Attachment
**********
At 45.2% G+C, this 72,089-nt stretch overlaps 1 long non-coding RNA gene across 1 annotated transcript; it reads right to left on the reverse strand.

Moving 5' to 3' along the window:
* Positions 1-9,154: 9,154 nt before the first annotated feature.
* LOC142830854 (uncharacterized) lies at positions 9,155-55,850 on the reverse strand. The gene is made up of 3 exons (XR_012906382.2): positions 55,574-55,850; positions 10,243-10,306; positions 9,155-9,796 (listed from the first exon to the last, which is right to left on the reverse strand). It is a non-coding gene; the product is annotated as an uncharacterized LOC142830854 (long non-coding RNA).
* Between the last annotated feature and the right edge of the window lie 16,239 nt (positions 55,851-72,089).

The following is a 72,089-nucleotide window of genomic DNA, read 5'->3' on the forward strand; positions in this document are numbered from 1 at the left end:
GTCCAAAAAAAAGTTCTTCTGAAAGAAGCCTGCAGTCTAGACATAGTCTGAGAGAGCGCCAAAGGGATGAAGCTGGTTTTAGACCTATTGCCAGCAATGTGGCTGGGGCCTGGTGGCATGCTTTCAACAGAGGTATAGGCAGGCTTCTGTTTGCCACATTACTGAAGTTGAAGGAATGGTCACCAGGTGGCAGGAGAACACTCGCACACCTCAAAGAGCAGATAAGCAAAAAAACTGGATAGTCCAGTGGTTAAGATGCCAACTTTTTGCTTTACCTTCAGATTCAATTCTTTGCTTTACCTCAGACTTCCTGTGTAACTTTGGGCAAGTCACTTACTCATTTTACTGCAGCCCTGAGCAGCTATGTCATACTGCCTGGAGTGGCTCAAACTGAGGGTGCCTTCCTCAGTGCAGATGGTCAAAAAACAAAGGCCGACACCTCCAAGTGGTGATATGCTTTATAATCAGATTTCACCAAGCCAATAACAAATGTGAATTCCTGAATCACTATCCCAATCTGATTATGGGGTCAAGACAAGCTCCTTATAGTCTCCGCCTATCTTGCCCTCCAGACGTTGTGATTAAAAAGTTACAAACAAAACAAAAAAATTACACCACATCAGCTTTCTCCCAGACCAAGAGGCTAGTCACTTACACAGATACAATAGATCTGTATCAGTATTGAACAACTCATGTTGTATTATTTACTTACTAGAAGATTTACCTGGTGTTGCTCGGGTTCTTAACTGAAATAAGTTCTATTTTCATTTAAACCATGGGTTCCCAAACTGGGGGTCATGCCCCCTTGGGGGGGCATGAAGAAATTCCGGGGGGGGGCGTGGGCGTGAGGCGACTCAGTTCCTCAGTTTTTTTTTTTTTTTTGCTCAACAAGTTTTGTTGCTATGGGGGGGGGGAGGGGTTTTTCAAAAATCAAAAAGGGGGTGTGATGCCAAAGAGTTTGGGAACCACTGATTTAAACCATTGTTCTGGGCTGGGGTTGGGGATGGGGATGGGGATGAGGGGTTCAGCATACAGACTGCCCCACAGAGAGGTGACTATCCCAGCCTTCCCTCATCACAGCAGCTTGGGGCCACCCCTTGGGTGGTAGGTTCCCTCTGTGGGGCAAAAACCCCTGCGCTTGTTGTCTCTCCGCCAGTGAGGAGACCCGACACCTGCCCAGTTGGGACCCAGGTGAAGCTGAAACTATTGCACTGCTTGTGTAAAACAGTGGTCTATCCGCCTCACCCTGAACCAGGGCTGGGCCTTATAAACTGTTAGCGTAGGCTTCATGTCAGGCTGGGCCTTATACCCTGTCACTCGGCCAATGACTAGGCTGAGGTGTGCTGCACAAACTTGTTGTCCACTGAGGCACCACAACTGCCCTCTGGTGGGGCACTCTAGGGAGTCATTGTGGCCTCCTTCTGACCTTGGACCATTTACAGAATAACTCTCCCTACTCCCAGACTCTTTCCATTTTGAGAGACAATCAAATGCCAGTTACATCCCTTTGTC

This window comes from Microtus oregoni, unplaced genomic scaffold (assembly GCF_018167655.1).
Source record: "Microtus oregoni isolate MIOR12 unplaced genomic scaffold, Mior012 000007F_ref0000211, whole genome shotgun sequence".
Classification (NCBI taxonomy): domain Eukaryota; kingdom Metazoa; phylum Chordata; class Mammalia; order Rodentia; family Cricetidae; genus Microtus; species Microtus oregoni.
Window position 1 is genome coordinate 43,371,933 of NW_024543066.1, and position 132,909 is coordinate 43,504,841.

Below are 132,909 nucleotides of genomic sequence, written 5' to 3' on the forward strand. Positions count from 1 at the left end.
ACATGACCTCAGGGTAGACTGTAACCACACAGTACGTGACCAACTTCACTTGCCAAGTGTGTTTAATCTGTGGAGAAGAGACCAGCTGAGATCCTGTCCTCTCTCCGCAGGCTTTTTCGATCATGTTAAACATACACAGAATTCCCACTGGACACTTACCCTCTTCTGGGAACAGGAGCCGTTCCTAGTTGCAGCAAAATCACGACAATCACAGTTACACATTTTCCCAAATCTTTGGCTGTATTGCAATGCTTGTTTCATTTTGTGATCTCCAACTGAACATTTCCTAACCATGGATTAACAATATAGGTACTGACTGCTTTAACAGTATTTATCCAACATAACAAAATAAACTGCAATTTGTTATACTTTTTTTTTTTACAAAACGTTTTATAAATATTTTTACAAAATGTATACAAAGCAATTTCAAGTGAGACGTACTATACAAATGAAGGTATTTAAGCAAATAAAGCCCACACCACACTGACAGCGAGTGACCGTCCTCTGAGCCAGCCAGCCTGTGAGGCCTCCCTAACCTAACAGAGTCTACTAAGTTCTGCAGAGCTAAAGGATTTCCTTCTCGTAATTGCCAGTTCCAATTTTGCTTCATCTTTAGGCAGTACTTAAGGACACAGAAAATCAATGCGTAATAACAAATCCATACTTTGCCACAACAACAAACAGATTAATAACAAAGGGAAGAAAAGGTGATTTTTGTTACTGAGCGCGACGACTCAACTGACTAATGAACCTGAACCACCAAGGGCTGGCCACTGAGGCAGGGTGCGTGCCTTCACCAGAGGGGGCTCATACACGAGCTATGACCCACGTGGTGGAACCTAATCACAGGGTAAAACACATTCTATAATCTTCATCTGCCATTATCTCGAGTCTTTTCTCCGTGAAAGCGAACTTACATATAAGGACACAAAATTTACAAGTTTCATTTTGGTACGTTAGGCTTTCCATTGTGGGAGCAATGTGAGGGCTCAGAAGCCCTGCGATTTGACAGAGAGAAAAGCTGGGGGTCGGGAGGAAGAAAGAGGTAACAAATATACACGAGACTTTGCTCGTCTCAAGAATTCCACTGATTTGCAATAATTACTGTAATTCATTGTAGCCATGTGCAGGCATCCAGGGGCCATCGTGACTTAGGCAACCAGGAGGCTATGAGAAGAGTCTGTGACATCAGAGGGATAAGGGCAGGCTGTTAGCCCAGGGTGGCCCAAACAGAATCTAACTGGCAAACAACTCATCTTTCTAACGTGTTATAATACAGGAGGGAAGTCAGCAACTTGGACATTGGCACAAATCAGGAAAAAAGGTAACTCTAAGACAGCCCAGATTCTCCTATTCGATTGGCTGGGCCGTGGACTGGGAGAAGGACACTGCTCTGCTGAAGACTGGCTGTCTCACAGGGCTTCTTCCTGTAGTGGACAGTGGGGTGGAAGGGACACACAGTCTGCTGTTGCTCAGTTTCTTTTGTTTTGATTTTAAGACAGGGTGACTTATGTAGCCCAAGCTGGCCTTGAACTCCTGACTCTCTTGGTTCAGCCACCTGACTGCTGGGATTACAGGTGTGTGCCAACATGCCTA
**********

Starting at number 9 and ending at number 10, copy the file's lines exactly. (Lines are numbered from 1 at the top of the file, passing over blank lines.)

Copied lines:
Source record: "Microtus oregoni isolate MIOR12 unplaced genomic scaffold, Mior012 000007F_ref0000211, whole genome shotgun sequence".
Classification (NCBI taxonomy): domain Eukaryota; kingdom Metazoa; phylum Chordata; class Mammalia; order Rodentia; family Cricetidae; genus Microtus; species Microtus oregoni.